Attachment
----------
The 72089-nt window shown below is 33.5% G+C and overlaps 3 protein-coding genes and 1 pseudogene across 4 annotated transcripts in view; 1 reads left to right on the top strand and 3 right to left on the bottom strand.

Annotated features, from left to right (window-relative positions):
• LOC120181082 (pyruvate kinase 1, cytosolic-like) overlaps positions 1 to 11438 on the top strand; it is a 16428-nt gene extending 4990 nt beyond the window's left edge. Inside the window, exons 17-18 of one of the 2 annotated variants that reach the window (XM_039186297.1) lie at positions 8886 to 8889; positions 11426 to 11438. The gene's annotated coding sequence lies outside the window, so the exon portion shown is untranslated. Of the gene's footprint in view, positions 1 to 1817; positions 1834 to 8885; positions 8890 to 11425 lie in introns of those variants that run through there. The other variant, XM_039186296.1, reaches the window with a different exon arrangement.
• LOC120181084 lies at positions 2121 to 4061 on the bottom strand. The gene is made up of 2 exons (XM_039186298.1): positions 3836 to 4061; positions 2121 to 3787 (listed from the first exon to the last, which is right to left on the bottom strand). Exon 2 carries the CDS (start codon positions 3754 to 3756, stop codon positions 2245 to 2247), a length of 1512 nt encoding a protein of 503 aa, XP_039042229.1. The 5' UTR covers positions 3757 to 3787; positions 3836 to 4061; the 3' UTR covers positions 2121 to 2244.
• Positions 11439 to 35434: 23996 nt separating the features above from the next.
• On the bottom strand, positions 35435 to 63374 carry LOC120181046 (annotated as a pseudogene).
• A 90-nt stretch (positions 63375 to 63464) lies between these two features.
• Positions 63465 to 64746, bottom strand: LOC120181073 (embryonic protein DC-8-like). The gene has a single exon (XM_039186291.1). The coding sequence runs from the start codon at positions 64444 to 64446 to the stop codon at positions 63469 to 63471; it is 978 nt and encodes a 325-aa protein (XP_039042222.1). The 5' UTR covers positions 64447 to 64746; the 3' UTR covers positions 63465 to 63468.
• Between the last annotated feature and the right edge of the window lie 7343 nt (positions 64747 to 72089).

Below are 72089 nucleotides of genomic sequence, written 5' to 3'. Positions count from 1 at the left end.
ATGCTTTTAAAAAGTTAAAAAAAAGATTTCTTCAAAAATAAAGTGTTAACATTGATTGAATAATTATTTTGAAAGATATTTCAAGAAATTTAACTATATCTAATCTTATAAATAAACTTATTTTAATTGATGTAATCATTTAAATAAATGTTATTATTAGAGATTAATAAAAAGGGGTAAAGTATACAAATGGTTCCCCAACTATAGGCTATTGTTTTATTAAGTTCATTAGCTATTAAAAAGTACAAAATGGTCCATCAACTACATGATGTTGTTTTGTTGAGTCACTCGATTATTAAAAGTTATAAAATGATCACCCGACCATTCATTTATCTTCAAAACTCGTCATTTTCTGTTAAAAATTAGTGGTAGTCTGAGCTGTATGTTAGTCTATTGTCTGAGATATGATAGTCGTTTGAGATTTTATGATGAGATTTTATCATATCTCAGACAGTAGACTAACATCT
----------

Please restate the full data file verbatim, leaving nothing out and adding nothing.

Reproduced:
The 72089-nt window shown below is 33.5% G+C and overlaps 3 protein-coding genes and 1 pseudogene across 4 annotated transcripts in view; 1 reads left to right on the top strand and 3 right to left on the bottom strand.

Annotated features, from left to right (window-relative positions):
• LOC120181082 (pyruvate kinase 1, cytosolic-like) overlaps positions 1 to 11438 on the top strand; it is a 16428-nt gene extending 4990 nt beyond the window's left edge. Inside the window, exons 17-18 of one of the 2 annotated variants that reach the window (XM_039186297.1) lie at positions 8886 to 8889; positions 11426 to 11438. The gene's annotated coding sequence lies outside the window, so the exon portion shown is untranslated. Of the gene's footprint in view, positions 1 to 1817; positions 1834 to 8885; positions 8890 to 11425 lie in introns of those variants that run through there. The other variant, XM_039186296.1, reaches the window with a different exon arrangement.
• LOC120181084 lies at positions 2121 to 4061 on the bottom strand. The gene is made up of 2 exons (XM_039186298.1): positions 3836 to 4061; positions 2121 to 3787 (listed from the first exon to the last, which is right to left on the bottom strand). Exon 2 carries the CDS (start codon positions 3754 to 3756, stop codon positions 2245 to 2247), a length of 1512 nt encoding a protein of 503 aa, XP_039042229.1. The 5' UTR covers positions 3757 to 3787; positions 3836 to 4061; the 3' UTR covers positions 2121 to 2244.
• Positions 11439 to 35434: 23996 nt separating the features above from the next.
• On the bottom strand, positions 35435 to 63374 carry LOC120181046 (annotated as a pseudogene).
• A 90-nt stretch (positions 63375 to 63464) lies between these two features.
• Positions 63465 to 64746, bottom strand: LOC120181073 (embryonic protein DC-8-like). The gene has a single exon (XM_039186291.1). The coding sequence runs from the start codon at positions 64444 to 64446 to the stop codon at positions 63469 to 63471; it is 978 nt and encodes a 325-aa protein (XP_039042222.1). The 5' UTR covers positions 64447 to 64746; the 3' UTR covers positions 63465 to 63468.
• Between the last annotated feature and the right edge of the window lie 7343 nt (positions 64747 to 72089).

Below are 72089 nucleotides of genomic sequence, written 5' to 3'. Positions count from 1 at the left end.
ATGCTTTTAAAAAGTTAAAAAAAAGATTTCTTCAAAAATAAAGTGTTAACATTGATTGAATAATTATTTTGAAAGATATTTCAAGAAATTTAACTATATCTAATCTTATAAATAAACTTATTTTAATTGATGTAATCATTTAAATAAATGTTATTATTAGAGATTAATAAAAAGGGGTAAAGTATACAAATGGTTCCCCAACTATAGGCTATTGTTTTATTAAGTTCATTAGCTATTAAAAAGTACAAAATGGTCCATCAACTACATGATGTTGTTTTGTTGAGTCACTCGATTATTAAAAGTTATAAAATGATCACCCGACCATTCATTTATCTTCAAAACTCGTCATTTTCTGTTAAAAATTAGTGGTAGTCTGAGCTGTATGTTAGTCTATTGTCTGAGATATGATAGTCGTTTGAGATTTTATGATGAGATTTTATCATATCTCAGACAGTAGACTAACATCT